Gov. McDonnell talks ethics, disclosure in Star Scientific contr - WSLS 10 NBC in Roanoke/Lynchburg Va

Gov. McDonnell talks ethics, disclosure in Star Scientific controversy

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BOB LEWIS
AP Political Writer

    
RICHMOND, Va. (AP) - Gov. Bob McDonnell says he viewed a $15,000 check from a political backer to pay for catering at his daughter's wedding to be a gift to his daughter, not to him, and felt no need under the law to report it.
    
On WRVA radio in Richmond on Thursday, he said some sort of ethics and disclosure reform to Virginia's weak laws is likely, but he hasn't determined which approach he favors. It was his second radio show in three days.
    
"I certainly understand the concerns that have been raised," he said during the roughly five minutes of the hourlong call-in show that were spent on the controversy over the gift and continuing federal and state criminal investigations related to it.
    
He said he had filled out statements of economic interest required of all Virginia elected officials and candidates for 22 years "and have always diligently tried to do what I think is right under the current law."
    
His words were carefully chosen because existing law requires only that gifts made directly to officeholders be reported on the forms, not those made to family members.
    
"As I said, my daughter indicated she wanted to pay for her wedding and I looked at the gift as a gift to my daughter," he said, referring to daughter Cailin, who wed in June 2011 and held her reception at the Executive Mansion. "Now, in retrospect, I certainly had the capacity to pay for my daughter's wedding and that was not the issue."
    
The event was catered by the chef at the executive mansion at the time, Todd Schneider.
    
Disclosure of the gift from Jonnie Williams, chief executive of the troubled nutritional supplements maker Star Scientific Inc., came about during an investigation into alleged improprieties in the Executive Mansion's kitchen operations.
    
Williams' check was turned over to Schneider as payment for his services. But Schneider was fired in March 2012 after a Virginia State Police probe of the mansion kitchen operations began. In March, Schneider was indicted on four felony counts of stealing state-purchased goods from the mansion. He was due in Richmond Circuit Court on Thursday for a hearing on a motion to dismiss the charges against him.
    
Schneider said in defense motions filed in his case in Richmond Circuit Court during the past week that he told federal and state investigators a year ago he was told to take food and other items from the mansion as compensation for personal services. He also alleged in the motions that members of McDonnell's family took state-purchased food, liquor, bottled water and energy drinks from the Mansion kitchen for their private use.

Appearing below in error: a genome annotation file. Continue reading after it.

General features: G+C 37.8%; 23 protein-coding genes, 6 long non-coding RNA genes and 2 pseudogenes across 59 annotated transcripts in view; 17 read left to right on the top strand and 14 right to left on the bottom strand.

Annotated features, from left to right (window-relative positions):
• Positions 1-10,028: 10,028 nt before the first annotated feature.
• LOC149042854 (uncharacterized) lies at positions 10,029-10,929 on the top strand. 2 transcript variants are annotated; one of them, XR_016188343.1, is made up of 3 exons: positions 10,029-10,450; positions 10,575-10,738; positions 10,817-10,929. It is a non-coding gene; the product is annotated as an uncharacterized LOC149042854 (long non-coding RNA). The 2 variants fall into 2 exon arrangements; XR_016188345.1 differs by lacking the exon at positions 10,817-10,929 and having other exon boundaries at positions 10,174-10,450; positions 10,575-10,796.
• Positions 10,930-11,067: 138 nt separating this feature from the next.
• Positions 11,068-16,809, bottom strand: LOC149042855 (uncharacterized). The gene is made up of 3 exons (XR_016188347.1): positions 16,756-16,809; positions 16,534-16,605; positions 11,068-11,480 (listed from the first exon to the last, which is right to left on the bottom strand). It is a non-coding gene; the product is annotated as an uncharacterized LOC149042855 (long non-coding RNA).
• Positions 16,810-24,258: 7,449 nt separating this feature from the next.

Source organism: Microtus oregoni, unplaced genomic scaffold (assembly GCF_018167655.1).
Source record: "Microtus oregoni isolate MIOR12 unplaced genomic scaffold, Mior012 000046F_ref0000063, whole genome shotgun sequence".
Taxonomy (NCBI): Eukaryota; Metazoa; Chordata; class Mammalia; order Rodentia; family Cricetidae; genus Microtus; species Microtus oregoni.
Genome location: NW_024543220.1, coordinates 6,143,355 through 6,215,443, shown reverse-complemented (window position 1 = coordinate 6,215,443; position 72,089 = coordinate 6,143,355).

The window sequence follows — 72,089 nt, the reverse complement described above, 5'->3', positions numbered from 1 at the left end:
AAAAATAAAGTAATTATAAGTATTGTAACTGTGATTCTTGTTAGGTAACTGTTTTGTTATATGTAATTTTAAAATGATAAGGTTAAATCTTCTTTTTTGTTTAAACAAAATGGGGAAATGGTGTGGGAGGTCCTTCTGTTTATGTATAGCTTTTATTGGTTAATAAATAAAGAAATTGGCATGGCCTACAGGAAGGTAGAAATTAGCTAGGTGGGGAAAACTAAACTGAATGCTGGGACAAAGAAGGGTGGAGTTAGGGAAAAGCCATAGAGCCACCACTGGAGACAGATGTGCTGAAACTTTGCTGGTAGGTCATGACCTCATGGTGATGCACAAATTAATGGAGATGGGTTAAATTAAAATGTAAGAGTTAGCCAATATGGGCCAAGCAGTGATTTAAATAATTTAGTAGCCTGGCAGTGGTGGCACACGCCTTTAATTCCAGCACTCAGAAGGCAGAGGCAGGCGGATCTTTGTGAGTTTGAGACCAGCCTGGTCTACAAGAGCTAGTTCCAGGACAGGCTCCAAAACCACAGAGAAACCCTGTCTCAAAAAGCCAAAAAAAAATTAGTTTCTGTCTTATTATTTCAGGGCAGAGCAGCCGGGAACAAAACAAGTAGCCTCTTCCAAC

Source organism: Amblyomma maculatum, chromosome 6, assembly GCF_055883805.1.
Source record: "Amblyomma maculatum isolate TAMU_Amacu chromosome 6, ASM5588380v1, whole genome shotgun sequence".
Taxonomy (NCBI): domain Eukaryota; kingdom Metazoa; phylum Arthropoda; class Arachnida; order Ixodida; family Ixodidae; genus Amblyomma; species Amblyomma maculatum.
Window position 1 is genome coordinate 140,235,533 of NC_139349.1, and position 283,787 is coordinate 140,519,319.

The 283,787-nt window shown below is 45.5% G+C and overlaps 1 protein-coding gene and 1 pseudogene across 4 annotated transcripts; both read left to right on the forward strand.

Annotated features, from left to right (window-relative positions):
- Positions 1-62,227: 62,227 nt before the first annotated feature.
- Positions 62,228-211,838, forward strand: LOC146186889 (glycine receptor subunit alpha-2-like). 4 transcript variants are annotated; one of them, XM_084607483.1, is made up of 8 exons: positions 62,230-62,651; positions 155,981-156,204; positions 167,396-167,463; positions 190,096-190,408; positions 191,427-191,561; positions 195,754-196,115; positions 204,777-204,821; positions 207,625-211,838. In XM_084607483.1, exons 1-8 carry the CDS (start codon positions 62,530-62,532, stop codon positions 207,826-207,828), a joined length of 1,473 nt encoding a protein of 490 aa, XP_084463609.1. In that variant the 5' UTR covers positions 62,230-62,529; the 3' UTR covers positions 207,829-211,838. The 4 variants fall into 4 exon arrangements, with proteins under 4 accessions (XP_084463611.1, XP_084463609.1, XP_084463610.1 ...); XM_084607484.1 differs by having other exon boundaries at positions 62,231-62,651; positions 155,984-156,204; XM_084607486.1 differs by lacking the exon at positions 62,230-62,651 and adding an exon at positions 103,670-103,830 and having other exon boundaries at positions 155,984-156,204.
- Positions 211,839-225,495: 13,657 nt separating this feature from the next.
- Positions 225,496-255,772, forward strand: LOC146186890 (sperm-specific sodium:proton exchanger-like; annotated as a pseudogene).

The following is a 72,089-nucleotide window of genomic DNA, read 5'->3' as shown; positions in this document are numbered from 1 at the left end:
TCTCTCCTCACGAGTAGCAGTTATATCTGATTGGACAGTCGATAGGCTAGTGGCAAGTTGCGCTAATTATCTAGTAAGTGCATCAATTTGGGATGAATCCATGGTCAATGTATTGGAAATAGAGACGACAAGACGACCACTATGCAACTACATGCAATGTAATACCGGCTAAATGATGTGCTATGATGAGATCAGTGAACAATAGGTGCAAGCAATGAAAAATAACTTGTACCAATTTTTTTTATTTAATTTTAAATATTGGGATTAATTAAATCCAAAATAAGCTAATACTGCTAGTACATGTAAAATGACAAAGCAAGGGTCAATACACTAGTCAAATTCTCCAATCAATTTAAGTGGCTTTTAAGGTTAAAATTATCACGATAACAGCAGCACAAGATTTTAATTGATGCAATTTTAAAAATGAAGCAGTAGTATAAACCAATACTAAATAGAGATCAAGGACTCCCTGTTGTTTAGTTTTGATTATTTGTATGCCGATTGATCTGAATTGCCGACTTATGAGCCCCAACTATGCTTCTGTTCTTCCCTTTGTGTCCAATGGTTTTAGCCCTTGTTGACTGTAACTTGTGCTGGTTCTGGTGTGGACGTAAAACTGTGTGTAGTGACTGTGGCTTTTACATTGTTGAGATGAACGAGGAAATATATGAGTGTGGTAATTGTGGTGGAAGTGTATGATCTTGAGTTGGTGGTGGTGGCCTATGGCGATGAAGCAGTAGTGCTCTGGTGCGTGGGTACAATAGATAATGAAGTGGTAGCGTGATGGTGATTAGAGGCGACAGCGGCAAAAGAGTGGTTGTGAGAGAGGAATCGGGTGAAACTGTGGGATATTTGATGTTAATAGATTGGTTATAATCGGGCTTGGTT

The FBI is examining the relationship McDonnell and his family have with Star Scientific and Williams.
    
Asked by show host Jimmy Barrett if there should be limits on gifts elected leaders are allowed to take in Virginia, McDonnell said there's a need to consider reforms but was noncommittal about a specific approach.
    
"In light of the concerns that have been raised, I am doing a lot of my own reflection on the law and the reaction in terms of the analysis that there is no (gift-giving) limit on the law, there's only the annual report. The gifts only have to be reported that are given to the officeholder and not to family members and so forth. And so I think it's time to do that analysis," he said.
    
"Others have made some proposals here recently and next session, and next (General Assembly) session, I certainly think this will probably be an issue, so I'm taking a look at that," said the lame-duck governor whose single, nonrenewable four-year term expires only three days into the 2014 legislative session in January.
    
McDonnell also reiterated a statement he first made on a radio call-in program Tuesday in Washington: that his administration has never granted economic development incentives to Star Scientific. Nor have there been appointments to state boards or commissions for Williams or other company officials during his term, McDonnell added.
    
The only state incentives the Glen Allen-based company has received came in 2002, during the administration of Gov. Mark R. Warner.
    
There is no report of either gifts or political contributions to Warner either from the company or from Williams in a database maintained by the Virginia Public Access Project, a nonprofit and nonpartisan tracker of money in Virginia politics.

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